Saving Financial Institutions like Banks
The Bank of Canada (CBC, 23 July 2012) reported that a foreign takeover may help keep a struggling company from failing, and remove any domestic obstacles that might have complicated or prolonged its demise.
This does not seem to be the case for the Bank of Scotland. In 2010, the Bank of Scotland had three subsidiaries, Northern Rock, HBOS and Lloyds TSB, which collectively had a total of 81,500 employees, with loans totaling $112 billion.
The takeover of Northern Rock by Lloyds TSB took Northern Rock into bankruptcy, and prompted the Bank of England to dramatically reduce the interest rate, and credit and mortgage loans.
So, what would happen if we allowed the Bank of Scotland to be acquired by a foreign bank? The Bank of Scotland was only in financial trouble after it had taken money from other banks, and then sold bonds in the mortgage market.
So the cost of saving it would be to save banks that are currently in trouble, and not save the struggling bank.
At least with a bankruptcy, the government could set some sort of criteria, to protect domestic banks, such as requiring that the foreign acquirer give preferential rates to domestically based mortgage holders.
As a side note, if we had a similar policy for American banks, we would have prevented the failure of both Lehman Brothers, and AIG.
The fact that the Bank of Scotland is in trouble because it took too much risk is not a problem unique to the Bank of Scotland, nor is it a foreign takeover problem. The problem exists in the banking sector across the board.
We have seen the same scenario play out in the financial markets.
Credit default swaps show that the banks taking over Northern Rock were at serious risk of failure, and required huge loans.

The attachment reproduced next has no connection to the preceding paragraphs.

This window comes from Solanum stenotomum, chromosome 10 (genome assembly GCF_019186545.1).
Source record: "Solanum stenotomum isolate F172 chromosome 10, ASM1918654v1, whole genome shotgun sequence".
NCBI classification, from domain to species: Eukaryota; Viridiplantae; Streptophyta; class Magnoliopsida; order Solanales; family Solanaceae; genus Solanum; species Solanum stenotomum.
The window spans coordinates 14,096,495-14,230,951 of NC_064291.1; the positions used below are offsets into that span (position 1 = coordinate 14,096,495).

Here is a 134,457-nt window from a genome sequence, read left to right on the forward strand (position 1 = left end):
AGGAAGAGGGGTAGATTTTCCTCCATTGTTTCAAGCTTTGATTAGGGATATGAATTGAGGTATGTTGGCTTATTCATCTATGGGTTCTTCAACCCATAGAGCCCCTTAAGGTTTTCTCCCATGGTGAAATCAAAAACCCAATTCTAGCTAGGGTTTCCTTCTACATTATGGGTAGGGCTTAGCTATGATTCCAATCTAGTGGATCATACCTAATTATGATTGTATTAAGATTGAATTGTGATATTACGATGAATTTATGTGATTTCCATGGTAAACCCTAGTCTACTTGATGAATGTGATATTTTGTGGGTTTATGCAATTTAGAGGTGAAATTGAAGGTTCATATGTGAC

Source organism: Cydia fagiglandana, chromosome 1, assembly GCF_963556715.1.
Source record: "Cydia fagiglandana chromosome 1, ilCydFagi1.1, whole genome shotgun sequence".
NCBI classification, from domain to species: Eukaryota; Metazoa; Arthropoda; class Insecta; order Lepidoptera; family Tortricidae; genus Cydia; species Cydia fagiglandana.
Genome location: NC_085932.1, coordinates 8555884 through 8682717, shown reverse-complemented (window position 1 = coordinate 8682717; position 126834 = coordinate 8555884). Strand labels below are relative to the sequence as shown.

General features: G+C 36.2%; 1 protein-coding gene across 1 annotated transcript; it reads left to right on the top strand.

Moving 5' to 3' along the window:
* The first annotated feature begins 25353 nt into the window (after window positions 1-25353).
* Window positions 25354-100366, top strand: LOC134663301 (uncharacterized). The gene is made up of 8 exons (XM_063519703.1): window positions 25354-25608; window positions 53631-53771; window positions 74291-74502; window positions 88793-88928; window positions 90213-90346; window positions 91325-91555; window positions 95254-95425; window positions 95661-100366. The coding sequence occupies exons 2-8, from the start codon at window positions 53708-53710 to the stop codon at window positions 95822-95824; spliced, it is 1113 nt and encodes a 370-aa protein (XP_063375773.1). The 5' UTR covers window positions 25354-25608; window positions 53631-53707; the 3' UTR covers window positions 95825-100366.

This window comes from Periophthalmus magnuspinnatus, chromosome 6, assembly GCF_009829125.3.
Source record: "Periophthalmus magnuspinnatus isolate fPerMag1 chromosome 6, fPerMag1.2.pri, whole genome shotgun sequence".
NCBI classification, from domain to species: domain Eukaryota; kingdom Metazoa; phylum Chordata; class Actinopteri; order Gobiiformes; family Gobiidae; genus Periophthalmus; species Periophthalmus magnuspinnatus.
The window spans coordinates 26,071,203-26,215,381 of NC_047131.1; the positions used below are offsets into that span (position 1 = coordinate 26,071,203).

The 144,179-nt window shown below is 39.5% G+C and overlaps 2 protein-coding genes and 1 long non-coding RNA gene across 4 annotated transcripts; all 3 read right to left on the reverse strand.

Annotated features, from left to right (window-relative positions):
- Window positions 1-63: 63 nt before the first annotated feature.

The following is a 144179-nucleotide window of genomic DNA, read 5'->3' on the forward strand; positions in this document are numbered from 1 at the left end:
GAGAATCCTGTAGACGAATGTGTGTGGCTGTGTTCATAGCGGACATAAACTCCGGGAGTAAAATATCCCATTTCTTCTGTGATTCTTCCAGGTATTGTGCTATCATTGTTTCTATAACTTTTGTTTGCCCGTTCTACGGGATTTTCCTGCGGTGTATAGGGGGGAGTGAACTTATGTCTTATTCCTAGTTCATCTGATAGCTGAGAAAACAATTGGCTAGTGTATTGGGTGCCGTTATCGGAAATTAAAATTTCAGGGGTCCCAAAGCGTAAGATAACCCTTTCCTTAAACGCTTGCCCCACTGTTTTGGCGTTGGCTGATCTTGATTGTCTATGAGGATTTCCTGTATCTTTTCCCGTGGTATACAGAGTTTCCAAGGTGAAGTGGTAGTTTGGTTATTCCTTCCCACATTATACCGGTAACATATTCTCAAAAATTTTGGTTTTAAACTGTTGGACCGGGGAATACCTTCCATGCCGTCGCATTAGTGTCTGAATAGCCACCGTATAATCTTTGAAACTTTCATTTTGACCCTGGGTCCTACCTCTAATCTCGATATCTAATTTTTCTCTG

However, if we learned anything from the financial crisis, it’s that we must never take the credit risk of our governments and corporations. We have to create a financial system that protects the economy against major risks.
In the first half of the twentieth century, the United States established a banking system that provided low interest rates, good credit and protections for mortgage holders.
As a result, the economy thrived, with low unemployment. But in the second half of the twentieth century, the Federal Reserve raised interest rates, which is a key factor in the current crisis.
If we want a strong economy in the future, we need to take the lessons of our history, and build a financial system that provides low rates, good credit and protections for all.
Americans should learn from our recent history, and avoid repeating the mistakes of the past.
It may seem foolish to talk about financial crises in 2012. But if we want a strong economy in the future, we must learn from the mistakes of the past, before it’s too late. Any online casino PayPal supports, for instance, wouldn’t be wise in waiting until there’s a threat from the payment processor to cut off support, before it starts acting in preparation.
What policies have worked in Europe?